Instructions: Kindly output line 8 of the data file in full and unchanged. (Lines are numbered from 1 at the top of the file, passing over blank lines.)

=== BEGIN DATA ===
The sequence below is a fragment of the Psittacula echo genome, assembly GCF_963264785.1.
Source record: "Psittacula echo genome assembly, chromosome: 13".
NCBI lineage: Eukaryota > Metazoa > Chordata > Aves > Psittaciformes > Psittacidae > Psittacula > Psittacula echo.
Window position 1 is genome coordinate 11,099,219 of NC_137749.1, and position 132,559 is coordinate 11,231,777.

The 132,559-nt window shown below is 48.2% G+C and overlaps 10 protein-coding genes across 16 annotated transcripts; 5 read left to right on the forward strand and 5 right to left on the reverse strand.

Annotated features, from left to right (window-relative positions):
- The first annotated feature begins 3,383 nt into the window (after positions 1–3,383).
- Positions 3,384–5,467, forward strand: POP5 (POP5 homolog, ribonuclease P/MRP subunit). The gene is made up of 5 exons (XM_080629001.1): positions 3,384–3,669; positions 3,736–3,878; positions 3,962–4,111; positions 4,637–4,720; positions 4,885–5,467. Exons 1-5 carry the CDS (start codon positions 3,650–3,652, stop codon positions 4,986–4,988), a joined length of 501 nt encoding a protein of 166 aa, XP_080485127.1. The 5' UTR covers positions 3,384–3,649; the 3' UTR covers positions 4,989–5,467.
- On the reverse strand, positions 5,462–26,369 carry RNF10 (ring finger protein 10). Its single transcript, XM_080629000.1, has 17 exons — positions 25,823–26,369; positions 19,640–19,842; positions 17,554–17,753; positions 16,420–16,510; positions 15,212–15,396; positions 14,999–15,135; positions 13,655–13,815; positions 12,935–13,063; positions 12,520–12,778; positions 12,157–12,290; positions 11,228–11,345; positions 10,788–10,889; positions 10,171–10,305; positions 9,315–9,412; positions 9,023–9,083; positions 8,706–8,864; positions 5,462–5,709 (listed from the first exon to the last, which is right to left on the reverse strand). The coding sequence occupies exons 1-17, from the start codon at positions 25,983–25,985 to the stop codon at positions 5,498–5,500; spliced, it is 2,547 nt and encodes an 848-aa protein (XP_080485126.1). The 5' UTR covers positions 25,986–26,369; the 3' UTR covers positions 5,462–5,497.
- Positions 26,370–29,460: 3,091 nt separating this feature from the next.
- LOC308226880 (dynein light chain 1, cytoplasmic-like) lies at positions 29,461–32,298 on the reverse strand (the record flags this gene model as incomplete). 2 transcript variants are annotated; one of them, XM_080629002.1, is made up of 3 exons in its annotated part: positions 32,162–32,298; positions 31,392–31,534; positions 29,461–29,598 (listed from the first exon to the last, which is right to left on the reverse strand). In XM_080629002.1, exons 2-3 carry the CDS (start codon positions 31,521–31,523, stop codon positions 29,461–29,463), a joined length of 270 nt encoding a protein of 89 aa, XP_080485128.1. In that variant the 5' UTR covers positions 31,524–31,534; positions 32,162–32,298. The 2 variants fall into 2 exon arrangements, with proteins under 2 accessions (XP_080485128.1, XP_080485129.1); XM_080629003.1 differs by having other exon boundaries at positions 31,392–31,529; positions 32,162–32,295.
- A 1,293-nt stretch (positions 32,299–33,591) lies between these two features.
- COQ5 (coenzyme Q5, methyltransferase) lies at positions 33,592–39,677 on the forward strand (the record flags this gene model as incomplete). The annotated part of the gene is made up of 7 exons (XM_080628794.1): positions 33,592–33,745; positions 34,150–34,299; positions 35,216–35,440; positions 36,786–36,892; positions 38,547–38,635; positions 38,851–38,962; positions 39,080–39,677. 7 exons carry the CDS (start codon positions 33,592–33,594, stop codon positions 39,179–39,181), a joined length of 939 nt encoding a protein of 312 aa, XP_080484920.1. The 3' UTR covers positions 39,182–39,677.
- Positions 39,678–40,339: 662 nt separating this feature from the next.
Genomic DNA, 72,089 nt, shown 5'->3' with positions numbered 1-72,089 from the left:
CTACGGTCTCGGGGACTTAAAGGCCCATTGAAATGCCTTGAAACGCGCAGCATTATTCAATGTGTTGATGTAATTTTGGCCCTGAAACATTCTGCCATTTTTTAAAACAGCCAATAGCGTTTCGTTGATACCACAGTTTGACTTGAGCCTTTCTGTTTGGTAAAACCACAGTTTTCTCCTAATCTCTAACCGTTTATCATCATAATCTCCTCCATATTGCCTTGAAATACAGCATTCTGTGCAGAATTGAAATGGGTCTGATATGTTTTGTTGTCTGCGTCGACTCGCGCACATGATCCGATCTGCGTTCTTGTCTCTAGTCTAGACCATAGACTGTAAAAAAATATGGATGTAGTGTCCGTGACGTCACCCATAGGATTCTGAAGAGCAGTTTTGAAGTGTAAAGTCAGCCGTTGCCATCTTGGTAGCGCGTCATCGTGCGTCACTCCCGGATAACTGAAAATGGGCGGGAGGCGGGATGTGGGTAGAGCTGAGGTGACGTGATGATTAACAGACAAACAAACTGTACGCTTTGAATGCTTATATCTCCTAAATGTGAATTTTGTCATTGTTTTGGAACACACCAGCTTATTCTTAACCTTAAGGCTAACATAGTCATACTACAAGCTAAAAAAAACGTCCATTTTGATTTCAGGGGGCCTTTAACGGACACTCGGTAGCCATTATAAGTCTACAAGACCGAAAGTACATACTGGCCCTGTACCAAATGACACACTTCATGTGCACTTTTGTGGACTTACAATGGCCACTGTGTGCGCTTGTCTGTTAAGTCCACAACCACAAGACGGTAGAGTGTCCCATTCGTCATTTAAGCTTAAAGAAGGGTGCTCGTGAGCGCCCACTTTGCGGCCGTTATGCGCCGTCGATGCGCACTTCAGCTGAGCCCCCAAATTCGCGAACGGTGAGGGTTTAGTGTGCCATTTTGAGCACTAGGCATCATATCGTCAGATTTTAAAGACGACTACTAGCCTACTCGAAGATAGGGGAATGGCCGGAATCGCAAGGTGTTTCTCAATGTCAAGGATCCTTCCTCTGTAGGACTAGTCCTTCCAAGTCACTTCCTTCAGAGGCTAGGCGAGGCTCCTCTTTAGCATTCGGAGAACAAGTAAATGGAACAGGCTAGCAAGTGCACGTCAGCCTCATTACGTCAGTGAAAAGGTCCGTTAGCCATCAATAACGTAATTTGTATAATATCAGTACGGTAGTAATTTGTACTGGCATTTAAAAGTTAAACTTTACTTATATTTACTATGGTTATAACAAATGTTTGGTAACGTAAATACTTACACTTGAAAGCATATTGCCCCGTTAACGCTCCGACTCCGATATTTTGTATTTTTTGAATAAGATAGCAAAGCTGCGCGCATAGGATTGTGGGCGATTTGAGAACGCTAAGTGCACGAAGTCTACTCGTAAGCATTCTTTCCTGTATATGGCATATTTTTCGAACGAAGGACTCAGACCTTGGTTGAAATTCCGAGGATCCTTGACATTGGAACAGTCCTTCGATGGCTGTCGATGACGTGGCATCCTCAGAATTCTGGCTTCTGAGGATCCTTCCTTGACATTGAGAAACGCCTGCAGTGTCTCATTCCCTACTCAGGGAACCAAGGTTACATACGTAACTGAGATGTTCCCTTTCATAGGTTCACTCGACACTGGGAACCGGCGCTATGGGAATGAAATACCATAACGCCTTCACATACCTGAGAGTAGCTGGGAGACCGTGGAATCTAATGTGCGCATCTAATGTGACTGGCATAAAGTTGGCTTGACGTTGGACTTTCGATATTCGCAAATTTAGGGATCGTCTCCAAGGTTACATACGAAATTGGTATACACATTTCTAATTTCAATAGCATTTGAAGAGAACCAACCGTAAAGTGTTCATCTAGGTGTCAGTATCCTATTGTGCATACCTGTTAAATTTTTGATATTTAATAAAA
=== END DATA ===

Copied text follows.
- Positions 3,384–5,467, forward strand: POP5 (POP5 homolog, ribonuclease P/MRP subunit). The gene is made up of 5 exons (XM_080629001.1): positions 3,384–3,669; positions 3,736–3,878; positions 3,962–4,111; positions 4,637–4,720; positions 4,885–5,467. Exons 1-5 carry the CDS (start codon positions 3,650–3,652, stop codon positions 4,986–4,988), a joined length of 501 nt encoding a protein of 166 aa, XP_080485127.1. The 5' UTR covers positions 3,384–3,649; the 3' UTR covers positions 4,989–5,467.